As ordered reported by the Senate Committee on Homeland Security and Governmental Affairs on July 31, 2013
H.R. 1171 would amend federal law regarding the disposal of federal personal property (including items such as furniture, office supplies, and construction equipment). Under current law, veterans organizations involved in education or health programs can obtain personal property through the Federal Surplus Personal Property Donation Program at no cost; other organizations must pay for such property. The legislation would expand eligibility to allow any organization that primarily supports veterans to receive donations free of charge.
Based on information from the General Services Administration (GSA) about the current donation program, CBO estimates that implementing the legislation would have no significant impact on the federal budget. Enacting H.R. 1171 would reduce offsetting receipts (a credit against direct spending); therefore, pay-as-you-go procedures apply. However, CBO estimates that any such losses of offsetting receipts that might result from donating personal property to additional veterans organizations would not be significant in any year because GSA already offers many organizations the opportunity to receive surplus personal property. Enacting H.R. 1171 would not affect revenues.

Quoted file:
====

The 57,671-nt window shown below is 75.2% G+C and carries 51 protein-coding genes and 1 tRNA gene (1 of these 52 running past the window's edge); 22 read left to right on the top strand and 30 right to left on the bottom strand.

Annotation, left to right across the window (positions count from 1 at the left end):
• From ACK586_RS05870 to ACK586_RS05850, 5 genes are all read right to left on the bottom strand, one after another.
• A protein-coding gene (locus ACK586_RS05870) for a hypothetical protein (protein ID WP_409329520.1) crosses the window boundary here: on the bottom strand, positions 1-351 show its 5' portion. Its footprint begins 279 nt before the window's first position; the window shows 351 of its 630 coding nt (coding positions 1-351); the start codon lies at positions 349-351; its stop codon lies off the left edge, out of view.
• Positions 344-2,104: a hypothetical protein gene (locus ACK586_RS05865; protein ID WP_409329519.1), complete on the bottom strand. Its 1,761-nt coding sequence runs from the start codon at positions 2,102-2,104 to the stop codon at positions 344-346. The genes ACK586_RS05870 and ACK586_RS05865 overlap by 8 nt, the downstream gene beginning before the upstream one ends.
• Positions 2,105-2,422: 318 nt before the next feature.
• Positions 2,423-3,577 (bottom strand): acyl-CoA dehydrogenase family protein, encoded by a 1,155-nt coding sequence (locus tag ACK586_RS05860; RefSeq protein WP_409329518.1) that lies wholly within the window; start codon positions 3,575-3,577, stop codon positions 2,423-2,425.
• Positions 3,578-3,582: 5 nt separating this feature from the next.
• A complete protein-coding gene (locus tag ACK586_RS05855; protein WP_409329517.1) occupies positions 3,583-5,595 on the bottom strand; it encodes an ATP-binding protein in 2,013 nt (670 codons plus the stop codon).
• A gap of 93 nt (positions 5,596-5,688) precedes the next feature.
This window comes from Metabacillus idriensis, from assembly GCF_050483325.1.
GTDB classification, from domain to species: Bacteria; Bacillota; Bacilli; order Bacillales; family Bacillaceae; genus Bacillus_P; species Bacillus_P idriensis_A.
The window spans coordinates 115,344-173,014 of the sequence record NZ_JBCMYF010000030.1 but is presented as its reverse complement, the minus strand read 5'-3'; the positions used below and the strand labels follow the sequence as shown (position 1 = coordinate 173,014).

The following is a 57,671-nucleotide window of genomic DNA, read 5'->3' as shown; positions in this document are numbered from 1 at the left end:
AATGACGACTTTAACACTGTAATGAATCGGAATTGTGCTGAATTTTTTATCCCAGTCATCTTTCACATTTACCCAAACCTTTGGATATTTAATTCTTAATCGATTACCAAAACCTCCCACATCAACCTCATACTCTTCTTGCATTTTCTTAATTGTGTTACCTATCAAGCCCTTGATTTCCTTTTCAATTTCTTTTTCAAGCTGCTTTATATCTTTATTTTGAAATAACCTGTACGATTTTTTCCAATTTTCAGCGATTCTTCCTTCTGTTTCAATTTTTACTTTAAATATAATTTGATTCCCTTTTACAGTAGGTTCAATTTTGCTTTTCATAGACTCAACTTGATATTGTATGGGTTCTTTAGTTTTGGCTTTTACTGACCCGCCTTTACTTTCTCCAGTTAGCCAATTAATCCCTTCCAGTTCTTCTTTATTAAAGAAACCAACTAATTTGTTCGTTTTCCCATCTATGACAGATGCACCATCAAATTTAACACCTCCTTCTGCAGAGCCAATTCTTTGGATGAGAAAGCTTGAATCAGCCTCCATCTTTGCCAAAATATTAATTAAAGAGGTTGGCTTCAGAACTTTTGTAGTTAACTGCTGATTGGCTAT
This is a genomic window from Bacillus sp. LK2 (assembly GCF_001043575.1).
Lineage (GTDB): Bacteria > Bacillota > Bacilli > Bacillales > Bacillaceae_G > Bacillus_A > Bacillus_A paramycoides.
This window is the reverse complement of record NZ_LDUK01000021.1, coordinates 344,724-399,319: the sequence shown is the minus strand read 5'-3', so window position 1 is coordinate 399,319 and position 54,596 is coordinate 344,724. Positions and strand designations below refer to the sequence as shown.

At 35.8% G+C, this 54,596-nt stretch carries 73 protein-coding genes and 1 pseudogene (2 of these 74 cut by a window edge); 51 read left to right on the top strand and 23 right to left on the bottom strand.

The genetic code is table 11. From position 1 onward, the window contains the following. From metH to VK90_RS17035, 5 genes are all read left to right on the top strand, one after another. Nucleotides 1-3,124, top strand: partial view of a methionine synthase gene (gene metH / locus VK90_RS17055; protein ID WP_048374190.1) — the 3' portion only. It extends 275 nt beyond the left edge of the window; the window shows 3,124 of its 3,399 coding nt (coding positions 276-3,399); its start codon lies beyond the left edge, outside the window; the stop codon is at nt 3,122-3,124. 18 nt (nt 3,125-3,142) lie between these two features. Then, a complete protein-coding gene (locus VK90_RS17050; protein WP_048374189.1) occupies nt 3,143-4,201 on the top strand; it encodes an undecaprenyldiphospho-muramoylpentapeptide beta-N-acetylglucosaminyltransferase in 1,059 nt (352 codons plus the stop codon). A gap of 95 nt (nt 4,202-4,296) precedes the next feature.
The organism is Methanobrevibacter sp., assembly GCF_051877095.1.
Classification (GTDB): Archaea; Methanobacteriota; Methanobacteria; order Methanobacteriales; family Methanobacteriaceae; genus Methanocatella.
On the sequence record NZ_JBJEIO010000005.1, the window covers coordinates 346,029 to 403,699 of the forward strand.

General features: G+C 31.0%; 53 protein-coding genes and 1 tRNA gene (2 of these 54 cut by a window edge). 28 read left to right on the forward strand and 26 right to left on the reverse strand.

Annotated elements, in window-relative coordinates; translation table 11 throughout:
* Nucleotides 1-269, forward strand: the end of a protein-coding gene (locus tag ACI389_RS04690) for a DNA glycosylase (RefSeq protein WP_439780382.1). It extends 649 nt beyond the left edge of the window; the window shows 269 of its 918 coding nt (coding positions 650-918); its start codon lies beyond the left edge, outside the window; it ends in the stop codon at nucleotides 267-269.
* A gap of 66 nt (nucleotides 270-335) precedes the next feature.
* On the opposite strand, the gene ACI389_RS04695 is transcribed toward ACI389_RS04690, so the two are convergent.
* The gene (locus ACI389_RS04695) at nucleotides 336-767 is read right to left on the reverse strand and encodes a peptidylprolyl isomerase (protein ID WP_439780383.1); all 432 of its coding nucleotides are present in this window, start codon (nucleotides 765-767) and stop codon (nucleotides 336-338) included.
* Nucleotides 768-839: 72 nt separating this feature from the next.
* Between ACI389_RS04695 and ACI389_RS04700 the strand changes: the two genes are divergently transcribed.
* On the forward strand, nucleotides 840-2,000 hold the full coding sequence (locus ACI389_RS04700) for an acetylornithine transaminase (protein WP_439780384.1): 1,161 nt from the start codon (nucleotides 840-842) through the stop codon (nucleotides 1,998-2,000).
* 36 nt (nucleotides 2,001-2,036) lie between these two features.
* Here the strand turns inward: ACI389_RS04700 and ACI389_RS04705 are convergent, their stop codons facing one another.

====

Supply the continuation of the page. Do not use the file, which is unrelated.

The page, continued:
H.R. 1171 contains no intergovernmental or private-sector mandates as defined in the Unfunded Mandates Reform Act and would not affect the budgets of state, local, or tribal governments.
On June 5, 2013, CBO transmitted a cost estimate for H.R. 1171, the FOR VETS Act of 2013, as ordered reported by the House Committee on Oversight and Government Reform on May 22, 2013. The two versions of the legislation are identical, and the CBO cost estimates are the same.